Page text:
10 JUDGE ORIE: Could we -- interpretation. Well, you are supposed
11 to get the original. Madam Usher, could you please check whether
12 Mr. Trbojevic ...
13 THE WITNESS: [Interpretation] I can't hear the original.
14 JUDGE ORIE: You can hear that?
15 THE WITNESS: [Interpretation] I can't. I can hear the
16 interpretation into English.
17 JUDGE ORIE: Yes. Then there must be a switch from channels
18 because we received the original B/C/S whereas the witness, who was
19 supposed to receive the B/C/S, did receive the English translation.
20 Could we --
21 THE INTERPRETER: The English booth hopes that it's going to be all
22 right now. Can we start from the beginning, please.
23 JUDGE ORIE: Could we restart, please.
24 Mr. Trbojevic, if you do not receive the B/C/S, please tell me.
25 [Intercept played]
1 THE INTERPRETER: [Voiceover]:
2 Radovan Karadzic: Yes.
3 Momcilo Krajisnik: Hello.
4 Radovan Karadzic: Hi, how are you?
5 Radovan Karadzic: I just got in.
6 Momcilo Krajisnik: What are you doing?
7 Radovan Karadzic: Well, I just got in, met some people and so
9 Momcilo Krajisnik: Really? I've been here all day. Lots of
10 things going on. Fuck it.
11 Radovan Karadzic: So are you still at work?
12 Momcilo Krajisnik: Yes.
13 Radovan Karadzic: Really. It should be different.
14 Momcilo Krajisnik: Yes.
15 Radovan Karadzic: You went to sleep early last night.
16 Momcilo Krajisnik: There is no field here at all, I don't
17 know how many pigs I've got or cows. Hello?
18 Radovan Karadzic: Hello. Yes.
19 Momcilo Krajisnik: I said I don't know how many cows or pigs
20 I have.
21 Radovan Karadzic: God is taking care of it.
22 Momcilo Krajisnik: I hope so. What are you doing?
23 Radovan Karadzic: You take care of this state and...
24 Momcilo Krajisnik: I am but there are others too.
25 Radovan Karadzic: Yes, yes.
1 Momcilo Krajisnik: The Presidency was held today, you know.
2 Some decisions were made. I don't know. I think we didn't understand
3 something. I examined this platform a little. I think that that's not
5 Radovan Karadzic: Do they say, ours ...
6 Momcilo Krajisnik: I don't even know what they were doing, I
7 think they ... they didn't get it right. Didn't understand it right. I
8 have no idea what are we going to do. ... Believe me, it's all in the
9 platform, Bosnia and Herzegovina is a sovereign state. I am afraid there
10 will be a scandal and then there will be trouble. There's no Yugoslavia,
11 this is two, three, five times worse than anything that was done until
13 Radovan Karadzic: Well, then we will have a break-up of
15 Momcilo Krajisnik: Let me tell you, we shouldn't take part in
16 the break-up, it is wrong... I think it would be good if we were to
17 consult a bit with our people up there. I don't know why they did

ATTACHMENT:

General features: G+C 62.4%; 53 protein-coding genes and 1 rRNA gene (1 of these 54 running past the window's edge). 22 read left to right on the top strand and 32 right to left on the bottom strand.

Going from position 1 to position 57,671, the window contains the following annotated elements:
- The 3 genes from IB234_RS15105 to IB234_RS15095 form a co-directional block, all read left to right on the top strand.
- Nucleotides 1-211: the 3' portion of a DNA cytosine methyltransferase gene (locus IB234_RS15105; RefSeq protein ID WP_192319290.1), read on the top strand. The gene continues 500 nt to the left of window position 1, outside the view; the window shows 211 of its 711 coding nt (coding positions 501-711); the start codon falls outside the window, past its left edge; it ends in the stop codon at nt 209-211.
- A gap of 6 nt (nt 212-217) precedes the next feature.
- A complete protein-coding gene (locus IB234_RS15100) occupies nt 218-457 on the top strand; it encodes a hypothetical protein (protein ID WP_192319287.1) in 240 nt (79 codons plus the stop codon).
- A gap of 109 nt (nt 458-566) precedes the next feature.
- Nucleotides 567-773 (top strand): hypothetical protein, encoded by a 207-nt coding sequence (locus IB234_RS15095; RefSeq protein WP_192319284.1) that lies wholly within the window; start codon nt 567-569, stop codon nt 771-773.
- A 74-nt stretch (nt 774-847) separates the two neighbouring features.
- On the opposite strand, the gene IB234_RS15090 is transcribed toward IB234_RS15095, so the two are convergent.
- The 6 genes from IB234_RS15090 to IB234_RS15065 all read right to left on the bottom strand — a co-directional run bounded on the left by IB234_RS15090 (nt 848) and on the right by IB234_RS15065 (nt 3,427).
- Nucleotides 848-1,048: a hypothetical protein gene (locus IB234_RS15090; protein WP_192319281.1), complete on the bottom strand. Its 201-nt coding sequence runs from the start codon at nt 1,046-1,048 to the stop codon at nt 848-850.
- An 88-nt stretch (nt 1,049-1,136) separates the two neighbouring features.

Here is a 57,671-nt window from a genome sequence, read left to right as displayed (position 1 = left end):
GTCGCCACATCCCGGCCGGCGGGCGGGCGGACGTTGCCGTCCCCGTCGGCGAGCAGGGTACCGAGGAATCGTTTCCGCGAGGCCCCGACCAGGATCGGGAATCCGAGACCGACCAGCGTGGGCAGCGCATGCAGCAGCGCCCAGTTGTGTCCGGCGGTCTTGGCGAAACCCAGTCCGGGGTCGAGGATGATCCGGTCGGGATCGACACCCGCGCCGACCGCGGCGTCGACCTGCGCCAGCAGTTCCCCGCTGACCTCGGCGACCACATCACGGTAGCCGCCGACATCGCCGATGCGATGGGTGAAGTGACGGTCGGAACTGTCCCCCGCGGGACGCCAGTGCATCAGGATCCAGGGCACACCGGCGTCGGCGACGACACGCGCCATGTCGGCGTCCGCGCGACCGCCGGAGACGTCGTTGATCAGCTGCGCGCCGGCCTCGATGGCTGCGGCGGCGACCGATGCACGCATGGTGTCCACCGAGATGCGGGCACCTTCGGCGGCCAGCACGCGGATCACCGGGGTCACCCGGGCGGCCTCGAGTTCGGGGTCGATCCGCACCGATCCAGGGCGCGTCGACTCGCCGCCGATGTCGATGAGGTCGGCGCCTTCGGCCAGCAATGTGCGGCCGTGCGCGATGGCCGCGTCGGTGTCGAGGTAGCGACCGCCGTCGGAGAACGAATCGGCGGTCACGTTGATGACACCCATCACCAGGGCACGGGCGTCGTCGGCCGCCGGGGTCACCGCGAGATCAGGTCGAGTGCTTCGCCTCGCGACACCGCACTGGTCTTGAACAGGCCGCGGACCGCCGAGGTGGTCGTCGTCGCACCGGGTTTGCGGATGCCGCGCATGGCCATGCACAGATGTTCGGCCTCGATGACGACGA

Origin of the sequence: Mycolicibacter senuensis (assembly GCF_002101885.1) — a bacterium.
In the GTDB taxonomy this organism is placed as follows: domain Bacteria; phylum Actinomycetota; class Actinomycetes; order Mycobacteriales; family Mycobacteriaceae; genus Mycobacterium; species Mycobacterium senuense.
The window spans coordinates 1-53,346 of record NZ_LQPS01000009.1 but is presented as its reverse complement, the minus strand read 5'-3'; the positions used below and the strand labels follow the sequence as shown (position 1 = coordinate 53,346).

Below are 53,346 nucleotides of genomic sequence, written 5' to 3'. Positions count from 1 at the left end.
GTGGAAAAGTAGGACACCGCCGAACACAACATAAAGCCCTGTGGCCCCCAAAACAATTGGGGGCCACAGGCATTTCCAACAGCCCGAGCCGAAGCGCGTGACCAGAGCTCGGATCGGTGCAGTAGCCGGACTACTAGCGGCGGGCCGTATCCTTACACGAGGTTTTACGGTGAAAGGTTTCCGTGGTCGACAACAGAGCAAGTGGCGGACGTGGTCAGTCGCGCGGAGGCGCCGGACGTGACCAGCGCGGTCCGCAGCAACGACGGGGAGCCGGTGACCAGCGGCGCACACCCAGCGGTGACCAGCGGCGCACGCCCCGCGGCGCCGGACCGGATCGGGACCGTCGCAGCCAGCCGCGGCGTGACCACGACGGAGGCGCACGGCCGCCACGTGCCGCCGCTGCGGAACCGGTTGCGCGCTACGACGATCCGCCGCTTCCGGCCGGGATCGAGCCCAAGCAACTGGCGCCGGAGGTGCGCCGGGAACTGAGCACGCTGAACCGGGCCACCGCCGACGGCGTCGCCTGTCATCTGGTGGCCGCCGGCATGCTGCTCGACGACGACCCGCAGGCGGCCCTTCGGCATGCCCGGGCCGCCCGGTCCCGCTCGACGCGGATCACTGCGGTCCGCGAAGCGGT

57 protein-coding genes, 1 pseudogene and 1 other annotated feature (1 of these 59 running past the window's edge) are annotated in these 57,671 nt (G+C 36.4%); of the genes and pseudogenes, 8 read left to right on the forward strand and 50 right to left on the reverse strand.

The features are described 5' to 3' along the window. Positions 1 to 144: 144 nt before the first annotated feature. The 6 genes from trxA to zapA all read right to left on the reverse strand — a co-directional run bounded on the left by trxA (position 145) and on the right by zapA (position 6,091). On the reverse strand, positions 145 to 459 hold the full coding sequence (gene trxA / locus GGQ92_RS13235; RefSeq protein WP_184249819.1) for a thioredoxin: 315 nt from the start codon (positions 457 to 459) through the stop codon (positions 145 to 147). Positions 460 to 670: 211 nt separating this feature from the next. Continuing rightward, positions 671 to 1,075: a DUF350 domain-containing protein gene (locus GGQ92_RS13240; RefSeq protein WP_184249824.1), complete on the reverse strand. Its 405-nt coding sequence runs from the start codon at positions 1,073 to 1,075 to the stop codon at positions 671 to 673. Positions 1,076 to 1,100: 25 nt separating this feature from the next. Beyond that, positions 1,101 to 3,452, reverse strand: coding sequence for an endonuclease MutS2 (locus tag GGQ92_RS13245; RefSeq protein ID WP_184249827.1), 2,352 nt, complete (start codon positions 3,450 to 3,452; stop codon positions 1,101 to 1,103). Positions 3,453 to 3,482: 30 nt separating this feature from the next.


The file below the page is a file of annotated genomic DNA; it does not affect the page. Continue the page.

18 this. ...
19 Radovan Karadzic: ... why is it ...
20 Momcilo Krajisnik: I was with a guy who was present there.
21 Radovan Karadzic: And what did he say?
22 Momcilo Krajisnik: I think they didn't agree on what they
23 want. Debate has finished, in Presidency, he thinks the debate hasn't
25 Radovan Karadzic: Well, the debate finished in the
1 Presidency, now it is going to the Assembly, right?
2 Momcilo Krajisnik: Yes, that's right, but I think that's not
3 right, I'm afraid there might be problems in Bosnia and Herzegovina.
4 Radovan Karadzic: They're going to the Constitutional
5 Commission, right?
6 Momcilo Krajisnik: No, it's going to the Assembly. ... Look,
7 there are two problems, it was said that the platform goes to the Assembly
8 but the problem is how it is treated from then on. ... You know, because
9 that's what it is. They don't want it to have the constitutional
10 character which it doesn't really have at all. ... So that there are two
11 documents, one for creating a constitution. And today I got really angry.
12 Believe me, I haven't been this angry in a long time. We have groups in
13 the constitutional commission which have all kinds of meetings and
14 international relations and so on, and I was supposed to be there and I
15 said don't put me, put Mijanovic, Gaso, he is a professor. He's
16 realistic, he is not such a Serb, but he will know what needs to be done.
17 ... Milan should go with him and Krstan Malesevic on behalf of the SDP.
18 ... One member of the government was proposed and one of the Presidency.
19 Two government members and one Presidency member, each should be of a
20 different nationality. And today, I get the document, it is unbelievable.
21 ... Milan Trbojevic took part of it. I called then, Ranko was there for